Giménez-Rico died on February 12 in Madrid, according to the Spanish Film Academy.
A law graduate from the Universidad de Valladolid, he worked as a screenwriter and film director and trained as a journalist in Madrid.
After a period in which he dedicated himself to criticism and radio, in 1963 he became assistant director of some such as Vittorio Cottafavi, Eugenio Martín, Antonio Mercero, and Javier Setó. His first feature film as a screenwriter and director was “El hueso” (1968).
In December 1988, until then being the director of the Association of Spanish Film Directors and Directors, he was elected president of the Spanish Film Academy, replacing Fernando Trueba. Re-elected in 1990, he held the position until 1992, when he stopped running and was replaced by actor Fernando Rey.
He has signed numerous literary adaptations and released actors such as Aitana Sánchez-Gijón, José Coronado and Maribel Verdú.
Giménez-Rico directed some of the best-known Spanish films of the 1980s, such as “Vestida de azul” (1983), a documentary about transsexualism, and “El disputado voto del señor Cayo” (1986), based on a story by Miguel Delibes, one of his favorite authors.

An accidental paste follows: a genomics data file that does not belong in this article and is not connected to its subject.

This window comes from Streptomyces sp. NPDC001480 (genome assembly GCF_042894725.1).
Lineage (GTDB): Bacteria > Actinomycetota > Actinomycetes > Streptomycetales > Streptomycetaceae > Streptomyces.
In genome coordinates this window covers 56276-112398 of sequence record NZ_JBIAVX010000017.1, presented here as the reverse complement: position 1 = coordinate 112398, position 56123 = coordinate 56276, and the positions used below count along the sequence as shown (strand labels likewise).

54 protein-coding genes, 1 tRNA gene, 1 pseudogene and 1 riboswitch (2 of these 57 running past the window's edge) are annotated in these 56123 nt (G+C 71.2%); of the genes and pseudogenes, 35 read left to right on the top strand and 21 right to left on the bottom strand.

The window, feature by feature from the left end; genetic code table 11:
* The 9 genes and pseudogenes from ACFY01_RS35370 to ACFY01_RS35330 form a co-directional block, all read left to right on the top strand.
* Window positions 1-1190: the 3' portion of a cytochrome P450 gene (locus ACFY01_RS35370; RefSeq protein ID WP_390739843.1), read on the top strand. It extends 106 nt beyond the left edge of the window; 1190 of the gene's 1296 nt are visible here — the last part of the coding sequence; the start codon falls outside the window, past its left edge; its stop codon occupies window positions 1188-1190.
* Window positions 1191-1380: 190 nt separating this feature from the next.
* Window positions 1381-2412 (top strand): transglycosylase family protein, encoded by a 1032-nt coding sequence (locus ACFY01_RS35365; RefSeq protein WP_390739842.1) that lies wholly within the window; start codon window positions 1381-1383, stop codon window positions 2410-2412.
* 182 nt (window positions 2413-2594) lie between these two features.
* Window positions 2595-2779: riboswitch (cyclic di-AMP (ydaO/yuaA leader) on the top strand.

With “Jarrapellejos” (1987) he received a Goya Award for Best Adapted Screenplay, shared with Manuel Gutiérrez Aragón.
In the 1990s he directed “Catorce estaciones” (1990), “Tres palabras” (1993), “Sombras y luces: Cien años de cine español” (1996) and “Las ratas” (1997). This was followed by “Primer y último amor” (2002), a film based on Torcuato Luca de Tena’s novel of the same name, and “Hotel Danubio” (2003), a version of José Antonio Nieves Conde’s “Los pezes rojos” (1955) .
His last projects were “El libro de las aguas” and “Inquietud en el paraíso”, adaptations of novels signed by Alejandro López Andrade and Óscar Esquivías, respectively.
Antonio Giménez-Rico has also directed numerous television productions, including episodes of series such as “La noche de los tiempos”, “Los ríos”, “Cuentos y leyendas” and “La máscara negra”.